Even for well-designed and planned tasks, conditions often may change in the interim period between planning and actual task implementation. For many, this is the situation that requires the greatest discipline to avoid adopting shortcuts to keep the work activities from stalling. Initially the challenge is always simply recognizing that the conditions have changed. Then the correct response should always be a Management of Change (MOC) process to determine the appropriate changes in scope to mitigate the altered conditions. This is a systematic approach to dealing with scope or organizational changes, typically in project/task operations. The goal of this approach is to safeguard workers and facilities from potential harm during and following a transition from a previous condition. Do not allow tasks to proceed in an informally scoped manner…that is a dangerous shortcut to be avoided. The JSA worksheets used during implementation of a project are perfect to base/support MOC discussions. Then, when the findings and decisions are agreed upon, being the document for annotation where the results are described so that they may be forwarded and shared with other team members as appropriate. This is an important step for maintaining the integrity of the process and avoiding shortcuts. MOC discussions vary and can involve large multidisciplinary teams or maybe just one or two individuals depending on the circumstances. The key is to make sure the discussions involve technically qualified individuals and occur such that risks introduced by the changed conditions are properly discussed, evaluated, and the appropriate mitigations agreed upon, then documented.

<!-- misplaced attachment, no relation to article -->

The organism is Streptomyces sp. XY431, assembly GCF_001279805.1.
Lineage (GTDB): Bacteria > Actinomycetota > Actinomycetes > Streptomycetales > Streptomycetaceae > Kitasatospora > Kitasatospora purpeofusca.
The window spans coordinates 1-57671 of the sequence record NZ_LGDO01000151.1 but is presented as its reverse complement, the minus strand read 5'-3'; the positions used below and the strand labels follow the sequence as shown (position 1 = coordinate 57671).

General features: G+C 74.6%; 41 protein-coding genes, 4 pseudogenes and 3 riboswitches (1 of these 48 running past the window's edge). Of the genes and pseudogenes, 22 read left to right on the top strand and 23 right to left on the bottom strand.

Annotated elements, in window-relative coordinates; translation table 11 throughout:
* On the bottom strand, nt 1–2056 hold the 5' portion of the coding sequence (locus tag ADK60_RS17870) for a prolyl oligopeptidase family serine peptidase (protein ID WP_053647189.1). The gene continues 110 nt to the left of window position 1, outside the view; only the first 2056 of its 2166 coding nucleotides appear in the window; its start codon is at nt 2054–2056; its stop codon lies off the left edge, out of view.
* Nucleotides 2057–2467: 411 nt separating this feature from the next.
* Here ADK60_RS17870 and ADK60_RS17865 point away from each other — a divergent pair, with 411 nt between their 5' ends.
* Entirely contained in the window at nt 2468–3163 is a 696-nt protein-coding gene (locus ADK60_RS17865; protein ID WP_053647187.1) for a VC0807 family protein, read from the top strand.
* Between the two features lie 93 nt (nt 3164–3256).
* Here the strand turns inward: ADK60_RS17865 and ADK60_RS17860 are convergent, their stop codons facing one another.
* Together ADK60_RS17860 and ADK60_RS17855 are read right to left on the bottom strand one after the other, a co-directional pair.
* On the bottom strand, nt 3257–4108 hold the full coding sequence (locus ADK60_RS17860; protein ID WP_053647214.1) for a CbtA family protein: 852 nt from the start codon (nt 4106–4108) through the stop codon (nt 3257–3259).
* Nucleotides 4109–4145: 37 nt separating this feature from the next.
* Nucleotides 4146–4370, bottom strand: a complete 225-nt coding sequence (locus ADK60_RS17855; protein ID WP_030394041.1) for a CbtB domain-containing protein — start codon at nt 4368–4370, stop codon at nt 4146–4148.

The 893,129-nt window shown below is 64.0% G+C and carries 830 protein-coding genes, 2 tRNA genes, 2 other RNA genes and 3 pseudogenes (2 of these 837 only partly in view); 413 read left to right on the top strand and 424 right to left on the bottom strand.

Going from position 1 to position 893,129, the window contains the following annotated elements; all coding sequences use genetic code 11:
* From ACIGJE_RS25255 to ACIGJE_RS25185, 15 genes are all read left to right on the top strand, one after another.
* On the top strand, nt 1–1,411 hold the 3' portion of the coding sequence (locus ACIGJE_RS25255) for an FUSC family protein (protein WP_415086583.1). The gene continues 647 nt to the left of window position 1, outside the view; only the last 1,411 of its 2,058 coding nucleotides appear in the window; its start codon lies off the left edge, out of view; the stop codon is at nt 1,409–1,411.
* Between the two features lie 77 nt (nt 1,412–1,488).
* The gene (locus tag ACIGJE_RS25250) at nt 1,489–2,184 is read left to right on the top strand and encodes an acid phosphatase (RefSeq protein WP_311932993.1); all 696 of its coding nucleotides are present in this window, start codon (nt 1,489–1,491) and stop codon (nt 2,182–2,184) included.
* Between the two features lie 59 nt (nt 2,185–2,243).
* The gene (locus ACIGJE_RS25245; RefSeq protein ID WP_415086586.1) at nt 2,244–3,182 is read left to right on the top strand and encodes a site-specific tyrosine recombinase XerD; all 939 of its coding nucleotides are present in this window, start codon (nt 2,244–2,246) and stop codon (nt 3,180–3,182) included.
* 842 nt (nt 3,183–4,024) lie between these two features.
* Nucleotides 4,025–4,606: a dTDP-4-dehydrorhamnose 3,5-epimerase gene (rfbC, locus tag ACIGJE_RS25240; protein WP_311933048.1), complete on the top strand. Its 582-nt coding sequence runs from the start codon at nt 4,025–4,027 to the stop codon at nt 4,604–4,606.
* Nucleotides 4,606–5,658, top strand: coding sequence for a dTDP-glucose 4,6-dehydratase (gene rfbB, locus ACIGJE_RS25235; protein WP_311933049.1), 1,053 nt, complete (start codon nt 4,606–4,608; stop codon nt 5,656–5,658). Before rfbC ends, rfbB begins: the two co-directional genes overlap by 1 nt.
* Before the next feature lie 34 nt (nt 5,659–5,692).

When shortcuts aren't avoided, teams can expect issues, such as not implementing necessary safeguards, or not wearing the appropriate personal protective equipment to occur; then schedules get rushed because of lost (wasted) time dealing with the work idiosyncrasies. These distractions generally put safety at risk. The result inevitably is indirect costs that are encountered as a result of mitigating the mistakes or accidents. Some of these indirect costs and schedule issues might result from safety stand downs and root cause investigations, all which result in large investments of time and human resources, which could have been invested in completing tasks had the project been planned correctly. This all justifies whatever little time that might have been required in the beginning to properly and thoroughly plan the project correctly in the first place, with shortcuts avoided. So, do it right from the beginning, plan.

Find out for free how your planning process can be enhanced at JSABuilder; powering safety since 2007, to discover how the outstanding JHA/JSA software will help your team work safely so they can go home at the end of each work day without harm. Also check out LOTOBuilder for another top tool and follow us on Twitter @JSABuilder, where we tweet about Health and Safety, post Safety tips, and provide updates on current Health and Safety topics.